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Bible Commentaries
Revelation 9

Cambridge Greek Testament Commentary for Schools and CollegesCambridge Greek Testament Commentary

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Verses 1-99

The Fifth Trumpet. First Woe. Chap. 9 vv. 1 12

1. fall from heaven ] Rather, fallen . St John does not say that he witnessed the actual fall.

to him was given ] Clearly therefore the star is identified with a person: no doubt a “fallen angel,” in the common sense of the term. For the identification of angels with stars, cf. 1:20, and Job 38:7 : and of fallen angels in particular, Enoch xviii. 16, xxi. 3, &c. The fall of this star may legitimately be illustrated , as to the image by Isaiah 14:12 , and as to the meaning by Luke 10:18 , and 12:9 in this book: but it is not to be assumed that this passage refers to the same event as either of the two last, still less that the first does.

of the bottomless pit ] Lit. of the pit (or well ) of the abyss : the depth of Hell, the home or penal prison of the demons (see Luke 8:31 , where the word translated “the deep” is the same), is conceived as a pit in the earth’s surface, no doubt literally bottomless, but of finite area, so that it can be fitted with a cover which can be fastened down with a padlock or seal. Cf. 11:7, 17:8, for the notion of evil beings issuing from the pit; 20:1, 3, for their being confined there. But notice (i) that this pit is nowhere identified with the “lake of fire,” the final destination of the Devil and his angels: (ii) that we are not told that the Devil himself is cast into it yet; rather the contrary is implied.

3. the scorpions of the earth ] i.e. common natural scorpions: these infernal locusts are able to hurt men, as common scorpions are, but common locusts are not.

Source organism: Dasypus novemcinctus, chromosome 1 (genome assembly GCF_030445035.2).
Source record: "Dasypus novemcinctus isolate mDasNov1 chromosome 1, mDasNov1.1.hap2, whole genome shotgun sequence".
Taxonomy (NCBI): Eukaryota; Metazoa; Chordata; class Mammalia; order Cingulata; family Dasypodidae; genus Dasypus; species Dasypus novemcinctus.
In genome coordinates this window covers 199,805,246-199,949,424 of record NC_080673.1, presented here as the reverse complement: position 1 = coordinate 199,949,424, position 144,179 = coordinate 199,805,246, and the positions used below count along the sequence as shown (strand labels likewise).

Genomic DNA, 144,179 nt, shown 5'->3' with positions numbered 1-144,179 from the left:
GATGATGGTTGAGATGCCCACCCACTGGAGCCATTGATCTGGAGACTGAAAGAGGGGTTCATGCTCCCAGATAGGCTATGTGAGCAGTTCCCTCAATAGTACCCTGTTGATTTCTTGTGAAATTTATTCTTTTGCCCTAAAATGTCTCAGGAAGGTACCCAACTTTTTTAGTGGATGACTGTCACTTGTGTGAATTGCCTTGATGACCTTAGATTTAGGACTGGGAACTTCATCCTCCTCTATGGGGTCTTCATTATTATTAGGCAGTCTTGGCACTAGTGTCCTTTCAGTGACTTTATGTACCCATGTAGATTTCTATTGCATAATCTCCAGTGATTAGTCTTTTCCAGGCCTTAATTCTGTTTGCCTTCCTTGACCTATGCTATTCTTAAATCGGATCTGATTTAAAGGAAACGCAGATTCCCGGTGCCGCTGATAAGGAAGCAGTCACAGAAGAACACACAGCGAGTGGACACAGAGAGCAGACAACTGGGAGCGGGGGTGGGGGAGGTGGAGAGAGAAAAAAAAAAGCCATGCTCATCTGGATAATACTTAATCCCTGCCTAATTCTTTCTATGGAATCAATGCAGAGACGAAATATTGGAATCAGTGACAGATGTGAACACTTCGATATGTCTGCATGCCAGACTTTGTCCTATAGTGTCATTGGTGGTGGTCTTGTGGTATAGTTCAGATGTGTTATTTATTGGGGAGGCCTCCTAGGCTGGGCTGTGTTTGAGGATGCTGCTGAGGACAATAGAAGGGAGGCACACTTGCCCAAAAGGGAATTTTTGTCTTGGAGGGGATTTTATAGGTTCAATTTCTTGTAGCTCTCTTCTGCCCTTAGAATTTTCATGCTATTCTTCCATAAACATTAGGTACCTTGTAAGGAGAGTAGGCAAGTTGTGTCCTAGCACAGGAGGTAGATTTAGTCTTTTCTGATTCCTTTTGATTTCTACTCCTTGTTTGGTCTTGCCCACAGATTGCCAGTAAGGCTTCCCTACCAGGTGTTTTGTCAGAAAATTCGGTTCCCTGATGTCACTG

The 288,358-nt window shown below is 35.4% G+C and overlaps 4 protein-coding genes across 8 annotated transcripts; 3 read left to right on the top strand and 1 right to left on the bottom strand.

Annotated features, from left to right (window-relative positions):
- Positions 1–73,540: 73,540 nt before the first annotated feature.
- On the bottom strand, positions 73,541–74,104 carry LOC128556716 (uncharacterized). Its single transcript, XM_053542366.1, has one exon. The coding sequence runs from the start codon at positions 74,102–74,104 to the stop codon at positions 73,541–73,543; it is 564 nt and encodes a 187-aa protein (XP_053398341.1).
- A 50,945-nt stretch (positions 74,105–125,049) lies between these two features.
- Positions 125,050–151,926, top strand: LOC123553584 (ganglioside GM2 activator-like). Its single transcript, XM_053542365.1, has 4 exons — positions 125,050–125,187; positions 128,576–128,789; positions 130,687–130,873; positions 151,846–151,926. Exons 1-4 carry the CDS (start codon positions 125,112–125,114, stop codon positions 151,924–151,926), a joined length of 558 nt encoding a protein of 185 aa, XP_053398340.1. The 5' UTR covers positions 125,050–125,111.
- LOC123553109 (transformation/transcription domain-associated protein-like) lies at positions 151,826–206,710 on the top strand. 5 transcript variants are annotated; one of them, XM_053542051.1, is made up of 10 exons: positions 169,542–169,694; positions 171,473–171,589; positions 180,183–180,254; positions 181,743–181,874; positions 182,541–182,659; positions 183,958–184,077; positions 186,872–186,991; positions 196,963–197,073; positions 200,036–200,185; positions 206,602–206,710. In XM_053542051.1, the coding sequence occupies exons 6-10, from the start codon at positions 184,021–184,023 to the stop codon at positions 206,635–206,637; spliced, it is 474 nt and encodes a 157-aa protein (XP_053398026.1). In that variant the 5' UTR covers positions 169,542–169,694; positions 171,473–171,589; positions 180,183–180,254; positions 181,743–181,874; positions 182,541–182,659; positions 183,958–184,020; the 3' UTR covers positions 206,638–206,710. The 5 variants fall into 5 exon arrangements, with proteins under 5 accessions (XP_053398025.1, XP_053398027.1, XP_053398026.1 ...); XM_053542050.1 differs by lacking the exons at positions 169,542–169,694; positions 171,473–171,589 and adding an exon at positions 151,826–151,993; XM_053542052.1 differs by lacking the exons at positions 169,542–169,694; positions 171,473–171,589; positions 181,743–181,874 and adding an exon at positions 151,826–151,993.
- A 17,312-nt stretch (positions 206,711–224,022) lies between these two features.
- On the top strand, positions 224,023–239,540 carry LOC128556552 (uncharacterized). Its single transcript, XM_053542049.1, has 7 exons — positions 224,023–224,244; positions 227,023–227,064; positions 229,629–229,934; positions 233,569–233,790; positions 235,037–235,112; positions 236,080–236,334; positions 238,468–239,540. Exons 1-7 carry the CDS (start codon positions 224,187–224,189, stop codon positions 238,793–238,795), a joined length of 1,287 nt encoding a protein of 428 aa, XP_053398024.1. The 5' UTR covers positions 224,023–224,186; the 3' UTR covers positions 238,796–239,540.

4. that they should not hurt the grass , &c.] i.e. not to do the damage that natural locusts do these natural objects having been plagued already, 8:7 but other damage, still more directly distressing the sinful world.

the seal of God ] See 7:3 and note.

5. five months ] It has been conjectured that this period is named, as being the time for which a plague of the literal locusts is liable to last. But more probably the period is to be reckoned on the same principle whatever that be as the other periods of time indicated in this book.

6. shall flee ] Lit. fleeth .

7. like unto horses ] See Joel 2:4 . Probably that passage is only a highly idealised description of a natural swarm of locusts, and the verse cited refers to the resemblance in shape of the locust’s head, and perhaps the legs, to a horse’s. It is doubtful whether the words “ prepared unto battle ” (more accurately “ unto war ”) suggest comparison between the frame of the locust and the plate-armour of a horse: such armour was rarely used in ancient times. More probably the comparison here is to the discipline of the locust host: as in Joel 2:7 , Joel 2:8 .

as it were crowns like gold ] Lit. as it were crowns like unto gold perhaps a mere golden mark, such as it is quite possible a real insect might have. But,

their faces were as the faces of men ] Marks them distinctly as differing from real locusts. The word used for “men” means, in classical Greek at least, “human beings,” not necessarily males. But in Hellenistic Greek it is not infrequently used in opposition to women, and probably the next clause marks it so here.